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ARTICLE
Vascular Complications After Liver Transplantation

Objectives: Vascular complications after liver trans-plant can be lethal. High levels of suspicion and aggressive use of diagnostic tools may help with early diagnosis and treatment. Here, we share our experiences regarding this topic.

Materials and Methods: Adult and pediatric patients who had liver transplant between February 1997 and June 2018 in our clinic were included in the study. Patients were grouped according to age (pediatric patients were those under 18 years old), male versus female, indication for transplant, type of liver transplant, type of vascular complication, treatment, and survival after treatment. We analyzed the statistical incidence of vascular complications according to age, male versus female, and type of liver transplant.

Results: Our analyses included 607 liver transplant procedures, including 7 retransplants, with 349 (57.4%) from living donors and 258 (42.6%) from deceased donors. Of total patients, 539 were adults (89.8%) and 61 were children (10.2%). Vascular complications occurred in 25 patients (4.1%), with hepatic artery complications seen in 13 patients (2.1%) (10 adults [1.8%] and 3 children [4.9%]), portal vein com-plications seen in 9 patients (1.5%) (6 adults [1.1%] and 3 children [4.9%]), and hepatic vein complications seen in 3 patients (0.5%) (2 adults [0.36%] and 1 child [1.6%]). Rate of vascular complications was statistically higher in pediatric patients (11.4% vs 3.3%; P = .007) and higher but not statistically in recipients of livers from living donors (5.2% vs 2.7%; P = .19). Twelve patients (48.8%) were treated with endovascular approach, and 11 (0.44%) required surgical treatment. Two patients underwent immediate retransplant due to hepatic artery thrombosis.

Conclusions: Because vascular complications are the most severe complications after liver transplant, there must be close follow-up of vascular anastomoses, particularly early postoperatively, with radiologic methods. In cases of vascular complications, emergent treatment, including endovascular interventions, surgery, and retransplant, must be performed.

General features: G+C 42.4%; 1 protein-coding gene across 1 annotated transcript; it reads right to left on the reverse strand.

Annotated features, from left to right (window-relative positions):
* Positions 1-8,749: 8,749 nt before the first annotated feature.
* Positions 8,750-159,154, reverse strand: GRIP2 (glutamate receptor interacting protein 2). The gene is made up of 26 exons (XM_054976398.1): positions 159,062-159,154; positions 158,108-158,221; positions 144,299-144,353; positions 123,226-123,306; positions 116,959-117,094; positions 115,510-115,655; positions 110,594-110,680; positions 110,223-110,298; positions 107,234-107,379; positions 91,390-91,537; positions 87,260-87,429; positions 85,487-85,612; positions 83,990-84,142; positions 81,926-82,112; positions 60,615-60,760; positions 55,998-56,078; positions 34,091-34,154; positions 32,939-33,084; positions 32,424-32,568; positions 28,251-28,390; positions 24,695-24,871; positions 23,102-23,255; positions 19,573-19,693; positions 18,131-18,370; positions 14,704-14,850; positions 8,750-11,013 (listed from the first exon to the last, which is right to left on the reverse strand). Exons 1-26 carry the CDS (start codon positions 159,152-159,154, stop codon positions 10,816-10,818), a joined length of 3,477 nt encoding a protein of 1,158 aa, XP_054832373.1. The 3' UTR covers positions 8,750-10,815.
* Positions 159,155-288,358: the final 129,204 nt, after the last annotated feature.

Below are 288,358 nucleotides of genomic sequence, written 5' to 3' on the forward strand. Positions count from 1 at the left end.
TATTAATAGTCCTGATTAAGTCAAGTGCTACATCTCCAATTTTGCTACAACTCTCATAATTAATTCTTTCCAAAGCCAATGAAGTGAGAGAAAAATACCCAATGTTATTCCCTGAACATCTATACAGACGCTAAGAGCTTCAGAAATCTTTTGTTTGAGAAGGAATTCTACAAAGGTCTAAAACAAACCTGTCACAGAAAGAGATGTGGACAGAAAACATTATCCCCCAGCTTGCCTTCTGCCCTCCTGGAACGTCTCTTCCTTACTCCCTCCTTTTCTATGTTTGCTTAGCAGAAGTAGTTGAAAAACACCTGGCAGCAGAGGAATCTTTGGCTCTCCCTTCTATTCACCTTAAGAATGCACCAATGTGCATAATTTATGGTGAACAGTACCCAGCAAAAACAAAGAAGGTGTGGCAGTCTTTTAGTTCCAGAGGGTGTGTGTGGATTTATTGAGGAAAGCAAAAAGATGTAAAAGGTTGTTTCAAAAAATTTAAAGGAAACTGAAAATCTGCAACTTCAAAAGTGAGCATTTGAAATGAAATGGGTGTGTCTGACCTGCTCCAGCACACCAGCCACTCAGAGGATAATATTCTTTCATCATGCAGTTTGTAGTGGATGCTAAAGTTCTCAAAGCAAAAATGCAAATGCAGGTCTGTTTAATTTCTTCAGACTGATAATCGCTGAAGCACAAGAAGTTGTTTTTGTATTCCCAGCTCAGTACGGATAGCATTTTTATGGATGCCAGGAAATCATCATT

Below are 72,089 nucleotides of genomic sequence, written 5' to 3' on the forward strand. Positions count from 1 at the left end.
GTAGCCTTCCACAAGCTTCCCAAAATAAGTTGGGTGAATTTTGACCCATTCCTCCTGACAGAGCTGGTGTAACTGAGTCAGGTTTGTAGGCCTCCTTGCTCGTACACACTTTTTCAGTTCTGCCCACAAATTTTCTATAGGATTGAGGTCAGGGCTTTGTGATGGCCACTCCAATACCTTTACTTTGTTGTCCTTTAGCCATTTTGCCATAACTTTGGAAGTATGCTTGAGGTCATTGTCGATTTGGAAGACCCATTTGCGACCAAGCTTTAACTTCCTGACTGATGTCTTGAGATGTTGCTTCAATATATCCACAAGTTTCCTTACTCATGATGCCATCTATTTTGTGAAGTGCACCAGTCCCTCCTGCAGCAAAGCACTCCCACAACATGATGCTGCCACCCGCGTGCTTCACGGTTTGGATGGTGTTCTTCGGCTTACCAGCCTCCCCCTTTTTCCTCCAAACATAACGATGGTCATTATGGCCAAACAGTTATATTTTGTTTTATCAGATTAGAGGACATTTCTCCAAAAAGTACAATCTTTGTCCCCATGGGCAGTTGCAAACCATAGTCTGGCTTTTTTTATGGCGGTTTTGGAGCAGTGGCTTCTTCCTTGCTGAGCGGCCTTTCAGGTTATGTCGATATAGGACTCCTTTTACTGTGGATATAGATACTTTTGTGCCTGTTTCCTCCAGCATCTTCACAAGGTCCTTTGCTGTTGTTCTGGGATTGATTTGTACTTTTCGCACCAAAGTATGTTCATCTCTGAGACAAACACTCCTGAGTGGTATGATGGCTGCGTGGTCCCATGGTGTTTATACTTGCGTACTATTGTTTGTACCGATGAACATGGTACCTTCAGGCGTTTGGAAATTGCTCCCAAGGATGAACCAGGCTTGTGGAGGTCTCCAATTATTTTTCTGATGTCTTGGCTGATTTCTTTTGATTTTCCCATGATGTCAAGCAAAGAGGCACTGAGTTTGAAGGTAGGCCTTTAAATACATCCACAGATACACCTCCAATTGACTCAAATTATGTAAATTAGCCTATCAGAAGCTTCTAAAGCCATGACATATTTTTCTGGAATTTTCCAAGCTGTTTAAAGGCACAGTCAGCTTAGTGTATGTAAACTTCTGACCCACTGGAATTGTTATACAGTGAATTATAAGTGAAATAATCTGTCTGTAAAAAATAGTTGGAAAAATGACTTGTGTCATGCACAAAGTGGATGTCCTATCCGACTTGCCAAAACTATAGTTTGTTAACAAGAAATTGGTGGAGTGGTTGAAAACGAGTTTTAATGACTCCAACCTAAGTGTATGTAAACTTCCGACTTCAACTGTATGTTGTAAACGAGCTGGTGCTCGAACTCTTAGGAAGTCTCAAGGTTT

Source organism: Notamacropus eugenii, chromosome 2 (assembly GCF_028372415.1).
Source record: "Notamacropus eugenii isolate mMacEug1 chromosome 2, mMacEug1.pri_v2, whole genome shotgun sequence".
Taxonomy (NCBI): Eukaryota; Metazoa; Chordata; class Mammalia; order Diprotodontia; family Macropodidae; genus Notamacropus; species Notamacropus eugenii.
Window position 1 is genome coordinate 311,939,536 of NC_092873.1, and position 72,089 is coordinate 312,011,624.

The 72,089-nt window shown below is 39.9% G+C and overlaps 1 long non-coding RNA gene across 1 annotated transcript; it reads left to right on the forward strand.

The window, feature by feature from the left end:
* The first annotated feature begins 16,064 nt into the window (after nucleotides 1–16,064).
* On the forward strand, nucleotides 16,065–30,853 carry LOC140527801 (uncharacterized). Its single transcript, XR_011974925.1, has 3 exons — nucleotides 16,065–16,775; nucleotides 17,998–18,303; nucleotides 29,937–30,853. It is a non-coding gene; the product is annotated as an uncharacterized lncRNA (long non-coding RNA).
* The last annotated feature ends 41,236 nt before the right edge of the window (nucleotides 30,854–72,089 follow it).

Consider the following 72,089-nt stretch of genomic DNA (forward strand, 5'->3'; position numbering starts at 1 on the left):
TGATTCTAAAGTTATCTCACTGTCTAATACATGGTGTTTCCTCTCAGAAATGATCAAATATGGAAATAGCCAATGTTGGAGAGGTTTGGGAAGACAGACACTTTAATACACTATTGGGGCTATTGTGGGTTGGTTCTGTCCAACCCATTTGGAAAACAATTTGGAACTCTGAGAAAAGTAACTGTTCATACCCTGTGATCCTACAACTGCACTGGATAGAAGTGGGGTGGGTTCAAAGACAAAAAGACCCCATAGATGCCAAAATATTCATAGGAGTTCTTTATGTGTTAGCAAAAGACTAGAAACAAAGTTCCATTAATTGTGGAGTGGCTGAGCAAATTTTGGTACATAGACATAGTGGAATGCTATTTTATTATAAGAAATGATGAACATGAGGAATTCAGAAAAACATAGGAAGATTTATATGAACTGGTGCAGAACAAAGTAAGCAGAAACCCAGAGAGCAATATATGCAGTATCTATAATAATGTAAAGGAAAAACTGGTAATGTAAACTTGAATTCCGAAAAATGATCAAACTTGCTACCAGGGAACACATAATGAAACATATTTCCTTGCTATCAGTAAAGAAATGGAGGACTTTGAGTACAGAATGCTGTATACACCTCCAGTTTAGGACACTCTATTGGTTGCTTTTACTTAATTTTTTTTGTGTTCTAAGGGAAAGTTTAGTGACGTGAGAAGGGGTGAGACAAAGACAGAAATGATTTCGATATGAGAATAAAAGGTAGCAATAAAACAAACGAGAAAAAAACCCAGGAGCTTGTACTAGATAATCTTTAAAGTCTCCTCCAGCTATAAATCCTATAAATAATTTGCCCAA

Key words : Endovascular intervention, Hepatic artery, Portal vein, Thrombectomy

Introduction

Liver transplant (LT) is a lifesaving treatment that is mainly used for end-stage liver disease, acute liver failure, and in selected liver cancer patients.1-4 Currently, 1-year survival in LT is around 80% to 90% due to improvements in surgical technique, anesthesia, and postoperative care and organ preservation as well as new immunosuppressive medication options.5,6 These improvements have led to 3-year and 5-year survival rates of 80% and 74%.7 However, with increased survival, the number of reported cases of both early- and late-stage complications has increased.

Occlusive vascular complications, including thrombosis and stenosis, are serious complications, resulting in mortality and graft loss.8,9 The rate of vascular complications after LT has been reported to range from 7% to 15%; however, the rate has been as high as 25% to 30% in living-donor LT (LDLT), pediatric LT, and split deceased-donor LT (DDLT).10-14 Vascular complications may include hepatic artery, portal vein, and hepatic vein problems. In particular, early postoperative hepatic artery thrombosis (HAT) and portal vein thrombosis (PVT) can result in graft dysfunction, graft failure, and mortality due to decreased vascular supply in the graft.9,15 Therefore, early diagnosis and treatment are vital in terms of graft viability and patient survival.11,16-21 Options of treatment include endo-vascular interventions like percutaneous trans-luminal angioplasty with stent (PTAS) or without stent (PTA), surgical repair (thrombectomy, resection, and reanastomosis), and retransplant. In this study, we present both adult and pediatric LT patients, operated in our clinic, their vascular complications, and the treatment choices and results.